White-Lipped Tree Frog Care

White-Lipped Tree Frog (Litoria infrafrenata), also known as the Giant Tree Frog

Popularity: Make good pets, but they are better observed than handled.

Origin: Australia, New Guinea, and Indonesia

Native habitat: rainforest

Size: 3-5 inches

Lifespan: 10 years or more

Appearance: The White-Lipped Tree Frog is the world’s largest tree frog. Females are larger than males. They are named for the distinctive cream or white stripe that runs along its lower lip. This frog is usually bright green, but it can change colors to reddish brown, olive, deeper greens and even pink. The underside is white. The hind feet are webbed; the front feet are partially webbed. There are white stripes on the trailing edges of the lower leg, which may turn pink in the breeding male.

Diet: insects

Defense Mechanisms: When disturbed, a White-Lipped Tree Frog will make a meow-like sound. Conversely, its mating call is suggestive of a dog barking. Males will wrestle one another to assert their dominance. Glandular secretions cover the skin to keep it moist and deter predators.

Activity: arboreal, nocturnal

Misc characteristics: These sociable frogs do well in groups.



White-Lipped Tree Frogs need an enclosure that offers opportunities to climb. Their enclosures should have more height than width. A 30-gallon aquarium tank is the minimal acceptable size for two adults — 40-gallons for four adults. Use a secure screen top to prevent escapes and provide ventilation.


Choose furnishings you can easily clean, as these frogs are messy. Climbing branches and hiding areas are essential. Branches should be as wide as the diameter of the frog’s body. You can use cork and logs to create hiding areas. Live or artificial plants also work well. Monstera, philodendron and other nontoxic sturdy broad-leafed potted plants are good because they can support a large frog.


White-Lipped Tree Frogs make a mess, so select a disposable substrate such as unprinted paper or one you can clean easily. Natural bark, coconut fiber or peat moss is acceptable. Avoid aromatic wood substrates, which cause health risks. Inspect and clean the substrate daily. Do not use reptile carpet substrate because the rough surface can irritate the frog’s skin.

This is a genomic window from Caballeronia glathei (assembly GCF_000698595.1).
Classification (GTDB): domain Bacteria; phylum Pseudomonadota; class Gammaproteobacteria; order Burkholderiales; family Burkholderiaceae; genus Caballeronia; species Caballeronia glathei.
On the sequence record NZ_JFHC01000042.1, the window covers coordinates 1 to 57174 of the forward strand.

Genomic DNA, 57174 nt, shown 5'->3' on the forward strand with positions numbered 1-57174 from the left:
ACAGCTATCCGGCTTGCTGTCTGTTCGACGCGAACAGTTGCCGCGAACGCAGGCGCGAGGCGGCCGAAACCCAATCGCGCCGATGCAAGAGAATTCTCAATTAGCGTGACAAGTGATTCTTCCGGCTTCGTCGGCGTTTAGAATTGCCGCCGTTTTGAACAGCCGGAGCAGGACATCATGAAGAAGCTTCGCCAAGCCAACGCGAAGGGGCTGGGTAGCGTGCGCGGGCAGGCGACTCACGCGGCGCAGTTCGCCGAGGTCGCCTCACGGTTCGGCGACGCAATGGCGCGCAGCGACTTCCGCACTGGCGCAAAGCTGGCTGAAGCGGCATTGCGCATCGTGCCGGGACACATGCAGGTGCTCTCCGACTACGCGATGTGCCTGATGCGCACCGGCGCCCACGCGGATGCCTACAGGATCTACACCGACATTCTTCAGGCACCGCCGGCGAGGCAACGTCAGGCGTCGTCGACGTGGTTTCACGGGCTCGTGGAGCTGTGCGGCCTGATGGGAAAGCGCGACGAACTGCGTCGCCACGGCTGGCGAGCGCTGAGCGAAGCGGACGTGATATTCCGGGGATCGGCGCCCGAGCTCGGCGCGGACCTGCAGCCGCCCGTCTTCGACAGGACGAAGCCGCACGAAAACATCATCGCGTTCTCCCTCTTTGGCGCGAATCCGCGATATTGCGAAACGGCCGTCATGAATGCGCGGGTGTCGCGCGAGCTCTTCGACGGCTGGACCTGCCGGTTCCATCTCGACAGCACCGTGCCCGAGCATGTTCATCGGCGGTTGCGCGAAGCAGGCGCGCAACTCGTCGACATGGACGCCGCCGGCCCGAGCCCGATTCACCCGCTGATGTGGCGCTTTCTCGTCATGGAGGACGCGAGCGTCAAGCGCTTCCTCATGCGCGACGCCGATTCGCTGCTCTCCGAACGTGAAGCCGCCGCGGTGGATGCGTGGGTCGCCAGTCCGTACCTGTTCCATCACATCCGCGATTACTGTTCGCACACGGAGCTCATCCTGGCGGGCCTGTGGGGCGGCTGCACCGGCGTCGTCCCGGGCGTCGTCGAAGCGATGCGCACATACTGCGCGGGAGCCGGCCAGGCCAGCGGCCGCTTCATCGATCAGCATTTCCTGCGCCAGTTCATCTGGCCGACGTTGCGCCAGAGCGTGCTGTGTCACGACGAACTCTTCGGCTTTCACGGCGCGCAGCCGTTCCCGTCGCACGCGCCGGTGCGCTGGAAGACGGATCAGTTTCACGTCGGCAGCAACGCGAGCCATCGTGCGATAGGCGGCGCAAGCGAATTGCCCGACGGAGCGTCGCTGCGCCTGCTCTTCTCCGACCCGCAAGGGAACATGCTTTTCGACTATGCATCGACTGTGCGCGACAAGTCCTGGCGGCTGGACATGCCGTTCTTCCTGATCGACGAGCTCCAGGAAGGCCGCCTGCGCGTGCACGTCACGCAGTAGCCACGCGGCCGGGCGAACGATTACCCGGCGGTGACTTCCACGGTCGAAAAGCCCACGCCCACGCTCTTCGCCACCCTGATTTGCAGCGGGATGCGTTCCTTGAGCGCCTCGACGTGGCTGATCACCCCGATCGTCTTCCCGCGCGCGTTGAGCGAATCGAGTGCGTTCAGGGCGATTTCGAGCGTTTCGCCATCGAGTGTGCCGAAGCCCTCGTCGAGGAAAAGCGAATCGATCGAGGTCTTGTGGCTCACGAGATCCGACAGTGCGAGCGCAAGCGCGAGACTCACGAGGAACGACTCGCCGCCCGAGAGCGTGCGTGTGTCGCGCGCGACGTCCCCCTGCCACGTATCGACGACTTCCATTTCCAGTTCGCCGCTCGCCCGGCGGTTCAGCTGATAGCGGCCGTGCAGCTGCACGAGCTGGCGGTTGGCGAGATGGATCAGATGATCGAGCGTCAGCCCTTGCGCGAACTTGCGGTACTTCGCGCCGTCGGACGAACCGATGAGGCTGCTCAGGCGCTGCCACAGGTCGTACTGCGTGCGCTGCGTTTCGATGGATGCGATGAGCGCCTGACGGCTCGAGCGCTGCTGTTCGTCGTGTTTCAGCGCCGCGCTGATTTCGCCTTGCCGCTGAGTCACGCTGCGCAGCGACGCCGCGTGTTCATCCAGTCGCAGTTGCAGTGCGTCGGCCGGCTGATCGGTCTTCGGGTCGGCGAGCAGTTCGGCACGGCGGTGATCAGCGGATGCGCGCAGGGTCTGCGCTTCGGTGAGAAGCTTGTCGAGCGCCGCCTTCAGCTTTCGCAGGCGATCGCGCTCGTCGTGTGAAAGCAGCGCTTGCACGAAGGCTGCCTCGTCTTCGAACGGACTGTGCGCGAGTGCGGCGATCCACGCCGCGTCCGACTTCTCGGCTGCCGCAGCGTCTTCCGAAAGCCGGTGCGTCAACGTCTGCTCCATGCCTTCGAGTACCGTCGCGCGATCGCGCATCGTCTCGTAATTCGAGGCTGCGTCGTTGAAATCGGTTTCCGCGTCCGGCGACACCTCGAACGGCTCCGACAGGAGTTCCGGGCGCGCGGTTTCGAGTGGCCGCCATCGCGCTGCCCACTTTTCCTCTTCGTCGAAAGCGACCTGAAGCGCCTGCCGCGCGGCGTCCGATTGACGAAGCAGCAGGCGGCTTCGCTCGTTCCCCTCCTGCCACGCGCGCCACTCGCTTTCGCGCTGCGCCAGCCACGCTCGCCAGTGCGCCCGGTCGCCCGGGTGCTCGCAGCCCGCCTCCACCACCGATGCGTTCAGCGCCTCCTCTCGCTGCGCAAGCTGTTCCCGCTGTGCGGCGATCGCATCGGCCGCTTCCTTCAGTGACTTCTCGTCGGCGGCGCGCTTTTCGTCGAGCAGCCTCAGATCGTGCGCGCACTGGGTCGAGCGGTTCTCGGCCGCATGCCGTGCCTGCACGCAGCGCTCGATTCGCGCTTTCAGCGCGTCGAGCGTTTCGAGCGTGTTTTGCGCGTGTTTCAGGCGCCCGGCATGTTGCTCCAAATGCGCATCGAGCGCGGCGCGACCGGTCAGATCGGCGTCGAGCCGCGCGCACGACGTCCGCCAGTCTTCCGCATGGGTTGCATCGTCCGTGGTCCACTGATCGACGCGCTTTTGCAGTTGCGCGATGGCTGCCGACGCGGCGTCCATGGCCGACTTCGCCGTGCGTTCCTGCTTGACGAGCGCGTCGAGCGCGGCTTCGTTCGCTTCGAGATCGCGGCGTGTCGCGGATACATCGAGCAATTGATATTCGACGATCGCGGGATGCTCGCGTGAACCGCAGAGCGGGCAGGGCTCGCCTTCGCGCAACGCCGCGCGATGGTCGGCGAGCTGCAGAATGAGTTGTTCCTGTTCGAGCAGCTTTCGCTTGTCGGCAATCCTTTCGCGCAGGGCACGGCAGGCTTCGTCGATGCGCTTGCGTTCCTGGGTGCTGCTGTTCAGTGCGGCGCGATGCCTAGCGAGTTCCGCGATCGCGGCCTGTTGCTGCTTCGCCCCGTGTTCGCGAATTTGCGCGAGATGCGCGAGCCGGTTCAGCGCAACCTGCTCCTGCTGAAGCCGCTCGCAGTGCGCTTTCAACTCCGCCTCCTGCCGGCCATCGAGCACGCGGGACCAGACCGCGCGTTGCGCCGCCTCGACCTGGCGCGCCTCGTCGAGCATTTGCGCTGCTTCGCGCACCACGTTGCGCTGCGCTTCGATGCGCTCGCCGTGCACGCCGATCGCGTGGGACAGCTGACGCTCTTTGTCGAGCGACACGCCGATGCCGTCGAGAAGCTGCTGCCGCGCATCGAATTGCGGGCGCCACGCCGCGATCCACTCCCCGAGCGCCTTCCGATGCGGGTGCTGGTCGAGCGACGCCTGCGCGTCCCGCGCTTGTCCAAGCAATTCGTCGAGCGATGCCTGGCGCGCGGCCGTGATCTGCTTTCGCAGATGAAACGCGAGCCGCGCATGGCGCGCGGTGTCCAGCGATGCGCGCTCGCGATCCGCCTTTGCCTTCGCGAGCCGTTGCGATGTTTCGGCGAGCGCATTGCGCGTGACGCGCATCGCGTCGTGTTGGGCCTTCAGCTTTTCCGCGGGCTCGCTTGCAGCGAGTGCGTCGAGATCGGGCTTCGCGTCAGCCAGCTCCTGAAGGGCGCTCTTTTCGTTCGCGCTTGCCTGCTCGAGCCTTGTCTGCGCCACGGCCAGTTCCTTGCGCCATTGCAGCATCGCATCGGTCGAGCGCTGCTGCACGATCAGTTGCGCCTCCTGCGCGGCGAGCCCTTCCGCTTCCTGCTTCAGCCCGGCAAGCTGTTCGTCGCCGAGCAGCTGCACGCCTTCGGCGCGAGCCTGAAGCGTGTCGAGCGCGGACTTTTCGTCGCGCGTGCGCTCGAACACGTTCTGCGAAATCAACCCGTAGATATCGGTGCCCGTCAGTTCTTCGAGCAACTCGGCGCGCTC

A White-Lipped Tree Frog likes things warmer than many other tree frogs. Keep the temperature at 80-85º F. during the day and in the 70s at night. Place the heat source to one side of the enclosure rather than the middle. This will allow the frog to move to regulate body temperature. Be sure that climbing branches at different heights cover the width of the tank, since this will also aid in providing the frog with a thermal gradient. Never guess the temperature. Place two thermometers in the enclosure at branch level where the frog spends most of its time. Place one thermometer near the heat source and the other in a cooler section of the tank.


A 12-hour on/off light cycle is essential to the health of the nocturnal White-Lipped Tree Frog. Too much light exposure is harmful to its well-being. It must get UVB rays every day. You can provide this with a fluorescent lamp designed specifically for a terrarium — one that emits light in the 300-400nm range. Glass blocks out UVB light, so keep overhead light sources behind a wire mesh cover, not a glass or acrylic top. To avoid overheating and dehydration, never expose the frog to direct sunlight.

Water and Humidity

These frogs require a humidity of around 50-percent. Use a hygrometer to measure humidity levels. You can maintain the level by misting the frog daily with chlorine-free water and keeping a large bowl of the same in the enclosure. Keep part of the enclosure dry as a drying area for the frog. The water in the bowl should be shallow and there should be a way for the frog to get out of the bowl. The water level should be just deep enough to cover the front legs of the frog when they are folded at rest. This will prevent drowning if the frog falls asleep in the water.


White-Lipped Tree Frogs accept a wide variety of insects. Commercially available crickets, roaches, super mealworms, trevo-worms and flies are acceptable feeders. Insects should be gut loaded and dusted with a supplement for 48 hours before being offered. You can offer a pinkie mouse once a month, but no more because of its high fat content. Feed an adult frog every other day, offering 18-24 crickets per meal. Feed juveniles about six crickets every day or two. Monitor the body condition and weight of the frog to determine if feeding needs to be more or less often. Provide calcium and vitamin supplements as part of the diet.


Clean and re-soiled plants acquired from nurseries to remove toxic fertilizers. Take potted plants out of the enclosure whenever you clean it and wash their leaves with chlorine-free water. Also, remove waste from the topsoil of potted plants. Replace the top two inches of this soil monthly. Be sure to guard against the frog rubbing against the bottom of the enclosure by placing colored paper on the other side of the glass in the area where it rubs.

Comments are closed.